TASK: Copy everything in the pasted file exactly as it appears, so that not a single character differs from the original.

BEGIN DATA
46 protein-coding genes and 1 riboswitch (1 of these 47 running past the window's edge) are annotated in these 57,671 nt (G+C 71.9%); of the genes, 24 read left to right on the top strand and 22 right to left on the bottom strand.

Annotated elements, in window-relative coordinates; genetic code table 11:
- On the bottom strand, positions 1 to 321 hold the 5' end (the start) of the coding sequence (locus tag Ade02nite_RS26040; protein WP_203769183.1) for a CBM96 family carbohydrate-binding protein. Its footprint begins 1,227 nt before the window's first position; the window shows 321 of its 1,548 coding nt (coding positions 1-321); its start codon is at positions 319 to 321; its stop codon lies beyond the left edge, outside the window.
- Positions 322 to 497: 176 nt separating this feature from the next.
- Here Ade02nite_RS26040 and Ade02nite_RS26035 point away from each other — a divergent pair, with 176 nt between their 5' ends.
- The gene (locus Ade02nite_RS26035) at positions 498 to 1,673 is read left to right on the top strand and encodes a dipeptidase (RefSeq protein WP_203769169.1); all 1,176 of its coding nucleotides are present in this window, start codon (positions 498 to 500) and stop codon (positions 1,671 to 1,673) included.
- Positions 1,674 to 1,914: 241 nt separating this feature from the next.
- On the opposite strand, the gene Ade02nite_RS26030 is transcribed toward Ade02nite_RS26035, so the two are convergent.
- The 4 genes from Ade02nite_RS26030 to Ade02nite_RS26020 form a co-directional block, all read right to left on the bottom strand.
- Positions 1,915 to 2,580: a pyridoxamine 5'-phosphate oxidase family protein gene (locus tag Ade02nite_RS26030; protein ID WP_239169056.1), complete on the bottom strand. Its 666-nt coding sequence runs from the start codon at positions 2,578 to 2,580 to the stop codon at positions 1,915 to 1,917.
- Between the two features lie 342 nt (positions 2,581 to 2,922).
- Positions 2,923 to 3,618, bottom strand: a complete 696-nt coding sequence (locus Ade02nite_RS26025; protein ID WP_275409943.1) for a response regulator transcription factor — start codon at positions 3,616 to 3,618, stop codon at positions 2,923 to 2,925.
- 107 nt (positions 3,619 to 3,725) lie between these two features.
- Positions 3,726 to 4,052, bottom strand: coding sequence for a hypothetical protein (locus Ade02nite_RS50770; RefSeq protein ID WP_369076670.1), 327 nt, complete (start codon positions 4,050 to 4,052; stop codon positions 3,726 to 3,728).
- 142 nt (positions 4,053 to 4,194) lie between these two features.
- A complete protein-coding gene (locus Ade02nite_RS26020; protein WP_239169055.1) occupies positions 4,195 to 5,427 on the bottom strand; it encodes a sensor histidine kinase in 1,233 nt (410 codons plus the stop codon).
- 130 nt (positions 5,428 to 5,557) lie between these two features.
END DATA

46 protein-coding genes and 1 riboswitch (1 of these 47 running past the window's edge) are annotated in these 57,671 nt (G+C 71.9%); of the genes, 24 read left to right on the top strand and 22 right to left on the bottom strand.

Annotated elements, in window-relative coordinates; genetic code table 11:
- On the bottom strand, positions 1 to 321 hold the 5' end (the start) of the coding sequence (locus tag Ade02nite_RS26040; protein WP_203769183.1) for a CBM96 family carbohydrate-binding protein. Its footprint begins 1,227 nt before the window's first position; the window shows 321 of its 1,548 coding nt (coding positions 1-321); its start codon is at positions 319 to 321; its stop codon lies beyond the left edge, outside the window.
- Positions 322 to 497: 176 nt separating this feature from the next.
- Here Ade02nite_RS26040 and Ade02nite_RS26035 point away from each other — a divergent pair, with 176 nt between their 5' ends.
- The gene (locus Ade02nite_RS26035) at positions 498 to 1,673 is read left to right on the top strand and encodes a dipeptidase (RefSeq protein WP_203769169.1); all 1,176 of its coding nucleotides are present in this window, start codon (positions 498 to 500) and stop codon (positions 1,671 to 1,673) included.
- Positions 1,674 to 1,914: 241 nt separating this feature from the next.
- On the opposite strand, the gene Ade02nite_RS26030 is transcribed toward Ade02nite_RS26035, so the two are convergent.
- The 4 genes from Ade02nite_RS26030 to Ade02nite_RS26020 form a co-directional block, all read right to left on the bottom strand.
- Positions 1,915 to 2,580: a pyridoxamine 5'-phosphate oxidase family protein gene (locus tag Ade02nite_RS26030; protein ID WP_239169056.1), complete on the bottom strand. Its 666-nt coding sequence runs from the start codon at positions 2,578 to 2,580 to the stop codon at positions 1,915 to 1,917.
- Between the two features lie 342 nt (positions 2,581 to 2,922).
- Positions 2,923 to 3,618, bottom strand: a complete 696-nt coding sequence (locus Ade02nite_RS26025; protein ID WP_275409943.1) for a response regulator transcription factor — start codon at positions 3,616 to 3,618, stop codon at positions 2,923 to 2,925.
- 107 nt (positions 3,619 to 3,725) lie between these two features.
- Positions 3,726 to 4,052, bottom strand: coding sequence for a hypothetical protein (locus Ade02nite_RS50770; RefSeq protein ID WP_369076670.1), 327 nt, complete (start codon positions 4,050 to 4,052; stop codon positions 3,726 to 3,728).
- 142 nt (positions 4,053 to 4,194) lie between these two features.
- A complete protein-coding gene (locus Ade02nite_RS26020; protein WP_239169055.1) occupies positions 4,195 to 5,427 on the bottom strand; it encodes a sensor histidine kinase in 1,233 nt (410 codons plus the stop codon).
- 130 nt (positions 5,428 to 5,557) lie between these two features.